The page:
Resolution in Time, Frequency, and Cycle Frequency for CSP Estimators

In this post, we look at the ability of various CSP estimators to distinguish cycle frequencies, temporal changes in cyclostationarity, and spectral features. These abilities are quantified by the resolution properties of CSP estimators.

Resolution Parameters in CSP: Preview

Consider performing some CSP estimation task, such as using the frequency-smoothing method, time-smoothing method, or strip spectral correlation analyzer method of estimating the spectral correlation function. The estimate employs T seconds of data.

Then the temporal resolution \Delta t of the estimate is approximately T, the cycle-frequency resolution \Delta \alpha is about 1/T, and the spectral resolution \Delta f depends strongly on the particular estimator and its parameters. The resolution product \Delta f \Delta t was discussed in this post. The fundamental result for the resolution product is that it must be very much larger than unity in order to obtain an SCF estimate with low variance.

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CSP Estimators: Cyclic Temporal Moments and Cumulants

In this post we discuss ways of estimating n-th order cyclic temporal moment and cumulant functions. Recall that for n=2, cyclic moments and cyclic cumulants are usually identical. They differ when the signal contains one or more finite-strength additive sine-wave components. In the common case when such components are absent (as in our recurring numerical example involving rectangular-pulse BPSK), they are equal and they are also equal to the conventional cyclic autocorrelation function provided the delay vector is chosen appropriately.

The more interesting case is when the order n is greater than 2. Most communication signal models possess odd-order moments and cumulants that are identically zero, so the first non-trivial order n greater than 2 is 4. So our estimation task is to estimate n-th order temporal moment and cumulant functions for n \ge 4 using a sampled-data record of length T.

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More on Pure and Impure Sine Waves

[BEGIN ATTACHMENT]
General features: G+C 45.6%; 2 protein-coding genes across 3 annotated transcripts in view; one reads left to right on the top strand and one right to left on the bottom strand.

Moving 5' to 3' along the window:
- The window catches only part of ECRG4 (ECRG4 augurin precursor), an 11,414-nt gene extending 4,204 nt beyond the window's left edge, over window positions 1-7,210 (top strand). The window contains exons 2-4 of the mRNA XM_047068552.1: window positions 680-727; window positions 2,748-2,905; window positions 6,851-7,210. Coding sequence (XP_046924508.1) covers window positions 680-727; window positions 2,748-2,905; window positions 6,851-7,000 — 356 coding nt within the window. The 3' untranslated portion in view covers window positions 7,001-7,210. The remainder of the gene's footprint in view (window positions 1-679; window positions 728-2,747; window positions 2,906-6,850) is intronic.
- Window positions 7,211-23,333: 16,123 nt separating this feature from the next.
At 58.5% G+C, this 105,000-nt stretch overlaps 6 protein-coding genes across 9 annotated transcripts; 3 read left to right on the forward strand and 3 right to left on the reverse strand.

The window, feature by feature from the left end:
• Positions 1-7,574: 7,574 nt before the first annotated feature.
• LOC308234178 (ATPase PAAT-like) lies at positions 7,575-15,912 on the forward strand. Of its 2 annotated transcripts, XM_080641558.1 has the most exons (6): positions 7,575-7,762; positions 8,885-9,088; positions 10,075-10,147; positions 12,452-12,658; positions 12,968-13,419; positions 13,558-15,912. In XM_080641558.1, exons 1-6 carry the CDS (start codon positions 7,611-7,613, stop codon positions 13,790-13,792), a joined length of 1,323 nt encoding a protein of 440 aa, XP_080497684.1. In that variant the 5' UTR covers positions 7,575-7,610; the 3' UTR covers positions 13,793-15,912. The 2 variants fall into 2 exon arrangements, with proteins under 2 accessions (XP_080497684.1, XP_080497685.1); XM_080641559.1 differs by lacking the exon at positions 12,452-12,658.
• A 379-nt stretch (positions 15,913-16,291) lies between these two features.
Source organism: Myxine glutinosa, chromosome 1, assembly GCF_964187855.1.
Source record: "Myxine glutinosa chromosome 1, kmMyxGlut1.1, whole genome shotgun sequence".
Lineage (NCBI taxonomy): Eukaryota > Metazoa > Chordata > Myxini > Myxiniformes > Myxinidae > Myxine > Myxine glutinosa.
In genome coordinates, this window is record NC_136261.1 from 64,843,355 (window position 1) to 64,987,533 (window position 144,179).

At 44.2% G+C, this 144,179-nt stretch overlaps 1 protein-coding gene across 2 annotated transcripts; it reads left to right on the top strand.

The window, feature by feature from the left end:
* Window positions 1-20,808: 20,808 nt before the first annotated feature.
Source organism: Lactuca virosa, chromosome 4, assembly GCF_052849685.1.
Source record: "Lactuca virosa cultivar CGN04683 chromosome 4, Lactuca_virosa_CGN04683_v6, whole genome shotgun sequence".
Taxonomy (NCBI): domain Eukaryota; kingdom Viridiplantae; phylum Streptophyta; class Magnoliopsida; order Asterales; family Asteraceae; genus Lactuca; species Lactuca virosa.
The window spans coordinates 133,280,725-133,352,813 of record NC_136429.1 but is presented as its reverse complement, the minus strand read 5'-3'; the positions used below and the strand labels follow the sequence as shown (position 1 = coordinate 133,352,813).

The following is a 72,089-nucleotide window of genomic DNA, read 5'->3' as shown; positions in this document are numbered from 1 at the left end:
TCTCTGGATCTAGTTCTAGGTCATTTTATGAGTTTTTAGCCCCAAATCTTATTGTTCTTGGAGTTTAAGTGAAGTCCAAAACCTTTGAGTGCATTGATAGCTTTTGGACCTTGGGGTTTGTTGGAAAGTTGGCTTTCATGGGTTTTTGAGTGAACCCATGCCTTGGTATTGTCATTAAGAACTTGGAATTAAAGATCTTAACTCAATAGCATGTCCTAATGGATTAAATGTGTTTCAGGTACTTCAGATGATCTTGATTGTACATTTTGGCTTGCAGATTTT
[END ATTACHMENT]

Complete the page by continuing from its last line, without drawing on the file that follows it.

Remember when we derived the cumulant as the solution to the pure nth-order sine-wave problem? It sounded good at the time, I hope. But here I describe a curious special case where the interpretation of the cumulant as the pure component of a nonlinearly generated sine wave seems to break down.

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Cyclostationarity of Direct-Sequence Spread-Spectrum Signals

In this post we look at direct-sequence spread-spectrum (DSSS) signals, which can be usefully modeled as a kind of PSK signal. DSSS signals are used in a variety of real-world situations, including the familiar CDMA and WCDMA signals, covert signaling, and GPS. My colleague Antonio Napolitano has done some work on a large class of DSSS signals (The Literature [R11, R17, R95]), resulting in formulas for their spectral correlation functions, and I’ve made some remarks about their cyclostationary properties myself here and there (My Papers [16]).

A good thing, from the point of view of modulation recognition, about DSSS signals is that they are easily distinguished from other PSK and QAM signals by their spectral correlation functions. Whereas most PSK/QAM signals have only a single non-conjugate cycle frequency, and no conjugate cycle frequencies, DSSS signals have many non-conjugate cycle frequencies and in some cases also have many conjugate cycle frequencies.

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Cumulant (4, 2) is a Good Discriminator?

Let’s talk about another published paper on signal detection involving cyclostationarity and/or cumulants. This one is called “Energy-Efficient Processor¬†for Blind Signal Classification in Cognitive Radio Networks,” (The Literature [R69]), and is authored by UCLA researchers E. Rebeiz and four colleagues.

My focus on this paper it its idea that broad signal-type classes, such as direct-sequence spread-spectrum (DSSS), QAM, and OFDM can be reliably distinguished by the use of a single number: the fourth-order cumulant with two conjugated terms. This kind of cumulant is referred to as the (4, 2) cumulant here at the CSP Blog, and in the paper, because the order is n=4 and the number of conjugated terms is m=2.

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Comments on “Blind Cyclostationary Spectrum Sensing in Cognitive Radios” by W. M. Jang

I recently came across the 2014¬†paper in the title of this post. I mentioned it briefly in the post on the periodogram. But I’m going to talk about it a bit more here because this is the kind of thing that makes things a bit harder for people trying to learn about cyclostationarity, which eventually leads to the need for something like the CSP Blog.

The idea behind the paper is that it would be nice to avoid the need for prior knowledge of cycle frequencies when using cycle detectors or the like. If you could just compute the entire spectral correlation function, then collapse it by integrating (summing) over frequency f, then you’d have a one-dimensional function of cycle frequency \alpha and you could then process that function inexpensively to perform detection and classification tasks.

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